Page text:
Mimics in Gastrointestinal Pathology
Case 6 -
Pseudomembranous Collagenous Colitis
Alyssa Krasinskas, Jeffrey Goldsmith and Susan Abraham
This 69-year-old woman complained of having up to 20 watery bowel movements per day, associated with
urgency, fecal incontinence, and significant (35 pounds) weight loss. She also complained of crampy
abdominal pain and had noticed some blood (both dark and bright red) in her stools, occurring about twice
Colonoscopy was performed and showed mild edema on the right side. The transverse and left colon
showed more significant edema, areas of friability, and tenacious yellowish "mucus" throughout the entire
left side. There were no ulcerations.
Stool cultures were negative. Stool toxin assay for C. difficile was
Left-sided colon biopsies demonstrated fibrino-inflammatory exudates suspicious for pseudomembranous
colitis, including exudates that appeared to "erupt" from the opening of an inflamed crypt. Beneath the
injured surface epithelium, a markedly thickened collagen table was visible. The collagen table also
incorporated mixed populations of inflammatory cells (eosinophils, lymphocytes, neutrophils) and
capillaries. The right-sided colon biopsies lacked pseudomembranes but contained a thickened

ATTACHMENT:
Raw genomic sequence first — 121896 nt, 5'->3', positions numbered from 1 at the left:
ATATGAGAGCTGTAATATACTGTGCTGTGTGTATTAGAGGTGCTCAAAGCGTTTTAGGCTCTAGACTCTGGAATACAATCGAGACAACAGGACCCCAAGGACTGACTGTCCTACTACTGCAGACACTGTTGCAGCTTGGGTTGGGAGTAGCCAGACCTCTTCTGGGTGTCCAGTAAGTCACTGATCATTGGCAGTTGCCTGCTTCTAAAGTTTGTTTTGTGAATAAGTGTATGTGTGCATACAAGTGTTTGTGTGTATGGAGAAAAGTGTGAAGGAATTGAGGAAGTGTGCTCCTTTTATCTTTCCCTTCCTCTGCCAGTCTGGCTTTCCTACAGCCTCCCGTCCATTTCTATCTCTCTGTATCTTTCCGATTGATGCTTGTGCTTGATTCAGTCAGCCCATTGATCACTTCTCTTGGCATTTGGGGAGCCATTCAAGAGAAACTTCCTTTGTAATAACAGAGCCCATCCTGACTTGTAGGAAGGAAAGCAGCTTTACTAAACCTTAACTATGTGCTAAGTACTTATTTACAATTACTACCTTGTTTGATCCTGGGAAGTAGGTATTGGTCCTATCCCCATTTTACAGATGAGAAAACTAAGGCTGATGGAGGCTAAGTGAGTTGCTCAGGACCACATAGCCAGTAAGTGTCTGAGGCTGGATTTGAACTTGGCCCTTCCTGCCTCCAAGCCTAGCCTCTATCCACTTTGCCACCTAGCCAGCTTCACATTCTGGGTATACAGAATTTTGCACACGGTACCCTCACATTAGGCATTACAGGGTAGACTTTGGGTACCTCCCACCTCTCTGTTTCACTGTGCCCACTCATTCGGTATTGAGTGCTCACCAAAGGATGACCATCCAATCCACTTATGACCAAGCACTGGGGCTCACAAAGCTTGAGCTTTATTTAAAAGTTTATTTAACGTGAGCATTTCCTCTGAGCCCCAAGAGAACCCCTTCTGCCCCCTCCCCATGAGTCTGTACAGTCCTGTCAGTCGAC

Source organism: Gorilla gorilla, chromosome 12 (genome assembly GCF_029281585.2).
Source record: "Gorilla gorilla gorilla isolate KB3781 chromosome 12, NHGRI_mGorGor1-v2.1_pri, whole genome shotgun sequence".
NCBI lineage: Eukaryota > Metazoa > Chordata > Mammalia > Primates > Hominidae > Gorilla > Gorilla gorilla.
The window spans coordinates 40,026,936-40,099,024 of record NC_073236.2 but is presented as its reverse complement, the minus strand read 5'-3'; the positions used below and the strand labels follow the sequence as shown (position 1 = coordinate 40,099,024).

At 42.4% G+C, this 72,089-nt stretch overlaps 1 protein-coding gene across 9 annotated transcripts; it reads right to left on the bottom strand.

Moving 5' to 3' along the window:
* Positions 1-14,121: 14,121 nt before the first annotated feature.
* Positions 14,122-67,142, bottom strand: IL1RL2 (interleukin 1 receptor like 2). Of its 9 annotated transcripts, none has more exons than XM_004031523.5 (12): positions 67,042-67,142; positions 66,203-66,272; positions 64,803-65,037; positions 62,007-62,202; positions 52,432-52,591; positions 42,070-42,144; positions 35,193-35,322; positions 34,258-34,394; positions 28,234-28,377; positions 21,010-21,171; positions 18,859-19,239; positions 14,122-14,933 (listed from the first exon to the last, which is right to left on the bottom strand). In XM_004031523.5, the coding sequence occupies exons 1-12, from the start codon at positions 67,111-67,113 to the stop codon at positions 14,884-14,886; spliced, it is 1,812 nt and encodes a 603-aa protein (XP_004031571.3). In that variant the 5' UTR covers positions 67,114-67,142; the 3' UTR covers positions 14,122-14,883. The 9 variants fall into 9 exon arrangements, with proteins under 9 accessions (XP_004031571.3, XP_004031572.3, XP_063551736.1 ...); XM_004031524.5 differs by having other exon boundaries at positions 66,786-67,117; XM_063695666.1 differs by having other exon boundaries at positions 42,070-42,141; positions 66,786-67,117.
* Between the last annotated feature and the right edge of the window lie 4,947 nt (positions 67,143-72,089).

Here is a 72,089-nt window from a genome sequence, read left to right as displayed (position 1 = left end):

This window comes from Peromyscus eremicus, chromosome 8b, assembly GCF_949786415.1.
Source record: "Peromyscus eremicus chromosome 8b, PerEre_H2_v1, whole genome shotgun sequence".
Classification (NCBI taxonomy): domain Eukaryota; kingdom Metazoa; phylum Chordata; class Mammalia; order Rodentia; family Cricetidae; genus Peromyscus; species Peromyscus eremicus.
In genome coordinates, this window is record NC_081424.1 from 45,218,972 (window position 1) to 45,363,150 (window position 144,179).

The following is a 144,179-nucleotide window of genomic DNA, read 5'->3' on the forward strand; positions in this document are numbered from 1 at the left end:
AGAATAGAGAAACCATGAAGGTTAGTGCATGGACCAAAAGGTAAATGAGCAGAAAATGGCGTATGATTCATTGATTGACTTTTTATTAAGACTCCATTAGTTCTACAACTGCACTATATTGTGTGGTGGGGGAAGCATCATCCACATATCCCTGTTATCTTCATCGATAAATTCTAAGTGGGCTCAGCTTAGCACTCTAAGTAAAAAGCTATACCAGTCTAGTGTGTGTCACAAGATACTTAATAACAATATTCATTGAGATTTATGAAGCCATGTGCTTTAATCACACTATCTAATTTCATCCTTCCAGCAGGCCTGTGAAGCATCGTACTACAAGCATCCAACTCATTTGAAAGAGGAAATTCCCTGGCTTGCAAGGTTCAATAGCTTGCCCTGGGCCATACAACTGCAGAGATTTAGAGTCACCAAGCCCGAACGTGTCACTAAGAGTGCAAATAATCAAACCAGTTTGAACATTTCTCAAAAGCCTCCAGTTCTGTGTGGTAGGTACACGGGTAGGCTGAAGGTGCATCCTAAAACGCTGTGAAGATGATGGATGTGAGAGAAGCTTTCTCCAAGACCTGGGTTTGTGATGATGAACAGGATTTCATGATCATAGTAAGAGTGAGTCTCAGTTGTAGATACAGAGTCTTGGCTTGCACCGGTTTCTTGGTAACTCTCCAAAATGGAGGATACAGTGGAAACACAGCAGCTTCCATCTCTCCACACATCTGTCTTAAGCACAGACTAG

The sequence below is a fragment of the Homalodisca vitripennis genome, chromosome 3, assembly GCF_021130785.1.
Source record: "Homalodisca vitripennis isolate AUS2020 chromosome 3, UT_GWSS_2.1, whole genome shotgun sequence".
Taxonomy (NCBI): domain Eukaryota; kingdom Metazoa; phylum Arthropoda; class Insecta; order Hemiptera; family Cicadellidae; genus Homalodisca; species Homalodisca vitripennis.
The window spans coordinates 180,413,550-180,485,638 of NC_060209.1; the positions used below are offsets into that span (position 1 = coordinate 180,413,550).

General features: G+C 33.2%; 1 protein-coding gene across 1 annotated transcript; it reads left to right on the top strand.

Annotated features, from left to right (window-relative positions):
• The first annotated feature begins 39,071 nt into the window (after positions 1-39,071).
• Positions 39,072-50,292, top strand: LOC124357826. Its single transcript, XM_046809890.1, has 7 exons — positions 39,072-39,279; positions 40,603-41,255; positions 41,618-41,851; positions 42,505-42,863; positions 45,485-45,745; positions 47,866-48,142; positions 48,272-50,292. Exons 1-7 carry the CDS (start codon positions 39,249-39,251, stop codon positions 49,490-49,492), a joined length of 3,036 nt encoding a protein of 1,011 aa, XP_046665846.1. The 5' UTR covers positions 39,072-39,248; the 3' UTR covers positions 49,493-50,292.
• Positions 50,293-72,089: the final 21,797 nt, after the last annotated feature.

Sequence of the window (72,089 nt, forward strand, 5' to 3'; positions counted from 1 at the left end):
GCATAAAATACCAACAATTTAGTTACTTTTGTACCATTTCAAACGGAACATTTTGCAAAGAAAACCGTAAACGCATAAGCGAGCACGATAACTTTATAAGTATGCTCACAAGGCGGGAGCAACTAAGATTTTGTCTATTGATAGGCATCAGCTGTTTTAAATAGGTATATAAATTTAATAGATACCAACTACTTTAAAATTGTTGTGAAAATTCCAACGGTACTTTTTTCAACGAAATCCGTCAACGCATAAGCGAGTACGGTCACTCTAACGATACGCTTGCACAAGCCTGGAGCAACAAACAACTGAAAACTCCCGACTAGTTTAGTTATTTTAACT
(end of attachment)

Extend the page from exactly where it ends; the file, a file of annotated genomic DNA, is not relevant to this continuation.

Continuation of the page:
subepithelial collagen layer with capillaries and inflammatory cells.
Mimics of Collagenous Colitis:
embedding of a normal basement membrane
2. Thickened basement
membrane of normal distal colorectal biopsies, or of hyperplastic polyps
Mimics in Collagenous Colitis with Active Inflammation:
1. IBD (especially
(especially C. difficile)
Pathologic features of lymphocytic colitis and collagenous colitis:
The term "microscopic colitis" is frequently used by gastroenterologists to describe patients who have
chronic watery diarrhea, normal or near-normal endoscopic findings, and a spectrum of histologic
abnormalities that includes increased numbers of intraepithelial lymphocytes. We do not use the term
"microscopic colitis" as a pathologic diagnosis. Instead, these cases are categorized as either
lymphocytic colitis or collagenous colitis.
Both lymphocytic colitis and collagenous colitis share several common histologic abnormalities:
1) Chief among these is an increased number of lymphocytes in the
colonic epithelium. The normal colonic epithelium contains only approximately 5 lymphocytes per 100